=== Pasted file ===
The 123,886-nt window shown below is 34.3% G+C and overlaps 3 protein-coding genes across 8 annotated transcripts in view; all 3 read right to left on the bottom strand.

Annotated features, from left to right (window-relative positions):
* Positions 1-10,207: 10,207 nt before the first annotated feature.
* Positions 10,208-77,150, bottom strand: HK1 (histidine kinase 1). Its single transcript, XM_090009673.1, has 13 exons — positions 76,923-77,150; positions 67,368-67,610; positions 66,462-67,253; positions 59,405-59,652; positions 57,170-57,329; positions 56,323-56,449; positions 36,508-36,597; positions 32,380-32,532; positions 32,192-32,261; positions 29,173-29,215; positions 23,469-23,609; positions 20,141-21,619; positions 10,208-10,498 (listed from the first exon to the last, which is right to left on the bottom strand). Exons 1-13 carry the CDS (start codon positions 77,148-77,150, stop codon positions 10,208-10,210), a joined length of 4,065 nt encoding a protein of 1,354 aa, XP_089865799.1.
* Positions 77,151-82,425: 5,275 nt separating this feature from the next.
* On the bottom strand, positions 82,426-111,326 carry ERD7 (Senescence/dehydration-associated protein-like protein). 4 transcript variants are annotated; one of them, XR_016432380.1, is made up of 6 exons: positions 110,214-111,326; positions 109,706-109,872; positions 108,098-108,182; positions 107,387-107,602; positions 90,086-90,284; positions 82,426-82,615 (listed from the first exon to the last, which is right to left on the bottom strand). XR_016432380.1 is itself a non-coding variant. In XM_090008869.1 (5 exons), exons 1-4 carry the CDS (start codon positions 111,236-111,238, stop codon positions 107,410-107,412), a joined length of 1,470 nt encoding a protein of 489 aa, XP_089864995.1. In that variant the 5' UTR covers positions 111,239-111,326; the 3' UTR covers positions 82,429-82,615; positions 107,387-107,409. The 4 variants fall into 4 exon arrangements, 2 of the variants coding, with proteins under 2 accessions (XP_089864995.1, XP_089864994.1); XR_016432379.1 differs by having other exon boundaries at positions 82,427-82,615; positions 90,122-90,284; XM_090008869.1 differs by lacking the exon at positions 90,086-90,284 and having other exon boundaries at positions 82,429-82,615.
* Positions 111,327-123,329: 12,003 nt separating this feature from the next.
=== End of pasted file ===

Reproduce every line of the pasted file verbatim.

The 123,886-nt window shown below is 34.3% G+C and overlaps 3 protein-coding genes across 8 annotated transcripts in view; all 3 read right to left on the bottom strand.

Annotated features, from left to right (window-relative positions):
* Positions 1-10,207: 10,207 nt before the first annotated feature.
* Positions 10,208-77,150, bottom strand: HK1 (histidine kinase 1). Its single transcript, XM_090009673.1, has 13 exons — positions 76,923-77,150; positions 67,368-67,610; positions 66,462-67,253; positions 59,405-59,652; positions 57,170-57,329; positions 56,323-56,449; positions 36,508-36,597; positions 32,380-32,532; positions 32,192-32,261; positions 29,173-29,215; positions 23,469-23,609; positions 20,141-21,619; positions 10,208-10,498 (listed from the first exon to the last, which is right to left on the bottom strand). Exons 1-13 carry the CDS (start codon positions 77,148-77,150, stop codon positions 10,208-10,210), a joined length of 4,065 nt encoding a protein of 1,354 aa, XP_089865799.1.
* Positions 77,151-82,425: 5,275 nt separating this feature from the next.
* On the bottom strand, positions 82,426-111,326 carry ERD7 (Senescence/dehydration-associated protein-like protein). 4 transcript variants are annotated; one of them, XR_016432380.1, is made up of 6 exons: positions 110,214-111,326; positions 109,706-109,872; positions 108,098-108,182; positions 107,387-107,602; positions 90,086-90,284; positions 82,426-82,615 (listed from the first exon to the last, which is right to left on the bottom strand). XR_016432380.1 is itself a non-coding variant. In XM_090008869.1 (5 exons), exons 1-4 carry the CDS (start codon positions 111,236-111,238, stop codon positions 107,410-107,412), a joined length of 1,470 nt encoding a protein of 489 aa, XP_089864995.1. In that variant the 5' UTR covers positions 111,239-111,326; the 3' UTR covers positions 82,429-82,615; positions 107,387-107,409. The 4 variants fall into 4 exon arrangements, 2 of the variants coding, with proteins under 2 accessions (XP_089864995.1, XP_089864994.1); XR_016432379.1 differs by having other exon boundaries at positions 82,427-82,615; positions 90,122-90,284; XM_090008869.1 differs by lacking the exon at positions 90,086-90,284 and having other exon boundaries at positions 82,429-82,615.
* Positions 111,327-123,329: 12,003 nt separating this feature from the next.